By Linda Halley | Thursday, April 12, after the most spring-like afternoon of the season, we were all a little giddy. There was a spring in my step and bird song in the air. The farm team had just finished marking the rows for the new orchard and were heading home. As I packed my gear into the truck I had an urge to put on my winter hat. A gust of north wind confirmed the weather forecast: a spring blizzard was headed our way.
Glancing up the hill I could see Quentin, the beekeeper, making his final preparations in the new bee yard. The bees would be arriving this evening from California. In spite of the inhospitable predictions Quentin had no choice but to pick them up and do his best to settle them in to their new hives. He would make sure that they had honey in some frames, a pollen patty and some syrup to feed them until the storm passed. There would be no foraging anytime soon.
I got a text the next morning, “Bees late, didn’t get off the hill until 10 pm,” Quentin. Well at least they have a dedicated beekeeper they can count on to keep them safe until Mother Nature sees fit to grace us with Spring.
Saturday brought wicked wind and cruel sheets of sleet. I had a cozy place to weather the storm but I wondered how the bees were getting along. Sunday blanketed us with snow, more than just a dusting. I settled down to lamb stew, watching the flakes drift down. I popped on the radio to a timely topic that was on my mind: BEES!
Marla Spivak, a University of Minnesota professor and MacArthur Fellow, was passionately explaining the importance of bees and the peril they have been facing. You can view her talk here:
Beginning about seven years ago, colony collapse disorder was identified. Hives would be found in which all the bees had perished or simply disappeared. “Did you know,” she explained, “that now, on average, a beekeeper loses 30% of their bees annually?” Surely, that’s unsustainable!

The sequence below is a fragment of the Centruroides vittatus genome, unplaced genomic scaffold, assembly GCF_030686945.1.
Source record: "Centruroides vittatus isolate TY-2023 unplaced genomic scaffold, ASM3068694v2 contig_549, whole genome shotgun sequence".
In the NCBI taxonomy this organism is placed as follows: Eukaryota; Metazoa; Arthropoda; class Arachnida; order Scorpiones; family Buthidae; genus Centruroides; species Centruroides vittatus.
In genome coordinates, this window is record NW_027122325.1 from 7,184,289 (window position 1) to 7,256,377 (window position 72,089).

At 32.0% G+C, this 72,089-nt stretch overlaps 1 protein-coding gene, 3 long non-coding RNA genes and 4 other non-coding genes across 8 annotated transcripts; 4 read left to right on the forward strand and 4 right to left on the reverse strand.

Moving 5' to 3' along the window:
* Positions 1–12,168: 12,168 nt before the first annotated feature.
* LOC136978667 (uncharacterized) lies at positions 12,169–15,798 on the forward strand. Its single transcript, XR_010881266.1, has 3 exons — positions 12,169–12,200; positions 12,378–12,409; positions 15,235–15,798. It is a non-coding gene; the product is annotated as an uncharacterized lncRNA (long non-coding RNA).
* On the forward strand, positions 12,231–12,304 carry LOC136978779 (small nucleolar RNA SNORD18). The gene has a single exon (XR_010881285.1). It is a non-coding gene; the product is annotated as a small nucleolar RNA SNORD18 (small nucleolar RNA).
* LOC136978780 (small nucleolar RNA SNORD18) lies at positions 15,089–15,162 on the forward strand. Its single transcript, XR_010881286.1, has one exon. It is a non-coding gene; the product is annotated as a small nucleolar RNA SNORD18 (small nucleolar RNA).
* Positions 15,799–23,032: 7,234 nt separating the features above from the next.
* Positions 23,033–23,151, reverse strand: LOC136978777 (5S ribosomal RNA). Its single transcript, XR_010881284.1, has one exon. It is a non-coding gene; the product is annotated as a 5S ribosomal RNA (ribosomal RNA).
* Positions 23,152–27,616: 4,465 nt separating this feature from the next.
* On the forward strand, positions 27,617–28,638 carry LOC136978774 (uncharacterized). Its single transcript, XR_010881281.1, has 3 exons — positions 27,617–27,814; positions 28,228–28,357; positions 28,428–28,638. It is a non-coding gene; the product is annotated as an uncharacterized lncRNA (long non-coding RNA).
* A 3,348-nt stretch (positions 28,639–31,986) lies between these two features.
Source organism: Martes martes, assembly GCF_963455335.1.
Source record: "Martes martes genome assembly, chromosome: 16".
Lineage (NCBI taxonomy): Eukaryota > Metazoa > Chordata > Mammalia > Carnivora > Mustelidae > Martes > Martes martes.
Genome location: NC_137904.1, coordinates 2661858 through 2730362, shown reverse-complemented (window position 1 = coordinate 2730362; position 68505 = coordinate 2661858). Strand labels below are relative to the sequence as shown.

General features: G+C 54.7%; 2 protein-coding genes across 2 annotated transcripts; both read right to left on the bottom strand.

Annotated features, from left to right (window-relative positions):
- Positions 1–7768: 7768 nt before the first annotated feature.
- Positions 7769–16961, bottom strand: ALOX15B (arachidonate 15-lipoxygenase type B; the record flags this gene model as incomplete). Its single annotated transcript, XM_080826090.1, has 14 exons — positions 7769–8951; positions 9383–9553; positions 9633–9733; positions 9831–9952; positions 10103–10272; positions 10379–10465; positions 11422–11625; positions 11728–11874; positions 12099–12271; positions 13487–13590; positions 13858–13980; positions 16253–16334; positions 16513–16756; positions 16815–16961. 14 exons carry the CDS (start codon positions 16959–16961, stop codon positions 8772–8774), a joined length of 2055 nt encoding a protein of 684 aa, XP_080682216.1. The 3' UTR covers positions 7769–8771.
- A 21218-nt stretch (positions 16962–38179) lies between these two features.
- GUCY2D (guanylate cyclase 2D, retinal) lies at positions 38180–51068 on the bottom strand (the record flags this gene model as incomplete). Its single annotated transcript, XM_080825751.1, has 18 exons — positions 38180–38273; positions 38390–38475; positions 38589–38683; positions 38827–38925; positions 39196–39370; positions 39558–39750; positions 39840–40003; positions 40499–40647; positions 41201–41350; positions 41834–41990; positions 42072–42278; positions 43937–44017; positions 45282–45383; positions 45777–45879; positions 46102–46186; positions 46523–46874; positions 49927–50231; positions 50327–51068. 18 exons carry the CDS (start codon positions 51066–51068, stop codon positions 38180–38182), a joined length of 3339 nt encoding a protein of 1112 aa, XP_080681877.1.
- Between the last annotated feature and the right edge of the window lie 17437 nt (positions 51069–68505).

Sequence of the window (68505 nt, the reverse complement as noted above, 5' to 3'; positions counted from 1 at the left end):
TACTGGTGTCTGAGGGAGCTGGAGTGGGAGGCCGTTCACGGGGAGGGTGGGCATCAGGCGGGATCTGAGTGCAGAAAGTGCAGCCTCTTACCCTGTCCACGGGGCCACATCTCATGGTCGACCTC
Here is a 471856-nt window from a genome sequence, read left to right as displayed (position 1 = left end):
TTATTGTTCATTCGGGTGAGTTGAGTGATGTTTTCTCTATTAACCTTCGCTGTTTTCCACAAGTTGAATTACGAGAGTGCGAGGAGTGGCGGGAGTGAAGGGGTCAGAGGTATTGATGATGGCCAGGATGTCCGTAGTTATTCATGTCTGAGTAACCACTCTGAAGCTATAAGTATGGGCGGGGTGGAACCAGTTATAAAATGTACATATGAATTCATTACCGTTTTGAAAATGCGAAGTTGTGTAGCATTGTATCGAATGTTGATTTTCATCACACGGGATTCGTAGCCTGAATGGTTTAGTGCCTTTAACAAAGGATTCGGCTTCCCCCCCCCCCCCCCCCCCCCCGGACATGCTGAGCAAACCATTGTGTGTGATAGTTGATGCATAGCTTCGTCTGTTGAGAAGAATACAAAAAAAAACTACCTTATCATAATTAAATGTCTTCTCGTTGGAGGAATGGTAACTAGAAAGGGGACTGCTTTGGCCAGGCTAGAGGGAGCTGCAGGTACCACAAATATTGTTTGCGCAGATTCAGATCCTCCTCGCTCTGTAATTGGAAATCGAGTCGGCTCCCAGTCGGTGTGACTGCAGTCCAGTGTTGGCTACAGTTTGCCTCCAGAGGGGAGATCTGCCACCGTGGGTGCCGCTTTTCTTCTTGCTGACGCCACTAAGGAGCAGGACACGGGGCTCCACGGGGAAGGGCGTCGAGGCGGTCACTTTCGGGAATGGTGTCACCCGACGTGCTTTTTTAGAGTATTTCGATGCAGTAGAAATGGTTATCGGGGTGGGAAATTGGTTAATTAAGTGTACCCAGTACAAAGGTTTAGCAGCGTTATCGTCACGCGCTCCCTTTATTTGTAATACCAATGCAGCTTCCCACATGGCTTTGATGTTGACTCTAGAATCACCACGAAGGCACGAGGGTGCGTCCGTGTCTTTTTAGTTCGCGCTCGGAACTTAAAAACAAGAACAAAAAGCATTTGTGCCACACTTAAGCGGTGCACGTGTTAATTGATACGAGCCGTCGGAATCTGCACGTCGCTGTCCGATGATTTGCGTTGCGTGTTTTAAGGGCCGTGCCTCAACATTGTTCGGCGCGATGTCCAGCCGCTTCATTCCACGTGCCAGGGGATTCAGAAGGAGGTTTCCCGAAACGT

Dr. Spivak explained that bee survival has been in decline since WWII. There’s no single villain in this story. It is a result of a combination of many different “modern” agricultural practices. I had heard this before, but this weekend, with our bees barely settled on the hill, it hit home. Seems most bees have it stacked against them. Our bees are lucky to call Gwenyn Hill home, and not just because they have a dedicated beekeeper. Our organic practices will help give them a fighting chance to survive beyond this season. We plant flowering pastures, hay fields, cover crops, flowers, and, of course, fruiting crops like tomatoes and cucumbers. We maintain brushy fence lines and field edges that provide refuge. Our fields contain a diversity of crops, not an expanse of a single grain. And, of course, we don’t use bee-killing pesticides.
I was oddly gratified that a Sunday message for my soul had been delivered by a bee scientist. She helped me connect the dots; why we farm the way we do and why it matters in the big picture. It matters to those that eat our organic food, of course, but also, in invisible ways, it matters to our whole community. Even if we don’t recognize it, wild and domestic bees play an important part in the connected ecosystem. And, how appropriate it is that Gwenyn Hill’s very first “livestock” (because that’s what domestic bees are, after all), is the honeybee since, as many of you already know, Gwenyn is Welsh for Honeybee.